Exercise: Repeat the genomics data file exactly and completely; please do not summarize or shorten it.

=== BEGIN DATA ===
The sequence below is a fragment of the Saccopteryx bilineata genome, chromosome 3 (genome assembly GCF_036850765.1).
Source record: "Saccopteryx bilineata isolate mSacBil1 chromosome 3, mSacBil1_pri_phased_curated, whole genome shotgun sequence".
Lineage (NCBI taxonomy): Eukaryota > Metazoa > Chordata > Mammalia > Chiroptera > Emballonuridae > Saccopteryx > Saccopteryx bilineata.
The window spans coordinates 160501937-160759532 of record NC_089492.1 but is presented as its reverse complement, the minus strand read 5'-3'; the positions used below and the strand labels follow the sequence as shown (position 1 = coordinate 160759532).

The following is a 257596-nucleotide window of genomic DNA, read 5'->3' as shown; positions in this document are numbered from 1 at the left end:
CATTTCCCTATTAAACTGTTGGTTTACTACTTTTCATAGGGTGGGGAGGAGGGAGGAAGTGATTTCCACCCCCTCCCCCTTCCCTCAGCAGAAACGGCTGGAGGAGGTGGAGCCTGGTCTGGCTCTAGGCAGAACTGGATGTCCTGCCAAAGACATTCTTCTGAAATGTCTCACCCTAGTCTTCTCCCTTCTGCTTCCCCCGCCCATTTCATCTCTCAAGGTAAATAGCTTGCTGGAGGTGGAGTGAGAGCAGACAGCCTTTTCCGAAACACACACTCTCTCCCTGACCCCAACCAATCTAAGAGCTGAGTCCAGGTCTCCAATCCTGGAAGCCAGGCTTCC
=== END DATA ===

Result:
The sequence below is a fragment of the Saccopteryx bilineata genome, chromosome 3 (genome assembly GCF_036850765.1).
Source record: "Saccopteryx bilineata isolate mSacBil1 chromosome 3, mSacBil1_pri_phased_curated, whole genome shotgun sequence".
Lineage (NCBI taxonomy): Eukaryota > Metazoa > Chordata > Mammalia > Chiroptera > Emballonuridae > Saccopteryx > Saccopteryx bilineata.
The window spans coordinates 160501937-160759532 of record NC_089492.1 but is presented as its reverse complement, the minus strand read 5'-3'; the positions used below and the strand labels follow the sequence as shown (position 1 = coordinate 160759532).

The following is a 257596-nucleotide window of genomic DNA, read 5'->3' as shown; positions in this document are numbered from 1 at the left end:
CATTTCCCTATTAAACTGTTGGTTTACTACTTTTCATAGGGTGGGGAGGAGGGAGGAAGTGATTTCCACCCCCTCCCCCTTCCCTCAGCAGAAACGGCTGGAGGAGGTGGAGCCTGGTCTGGCTCTAGGCAGAACTGGATGTCCTGCCAAAGACATTCTTCTGAAATGTCTCACCCTAGTCTTCTCCCTTCTGCTTCCCCCGCCCATTTCATCTCTCAAGGTAAATAGCTTGCTGGAGGTGGAGTGAGAGCAGACAGCCTTTTCCGAAACACACACTCTCTCCCTGACCCCAACCAATCTAAGAGCTGAGTCCAGGTCTCCAATCCTGGAAGCCAGGCTTCC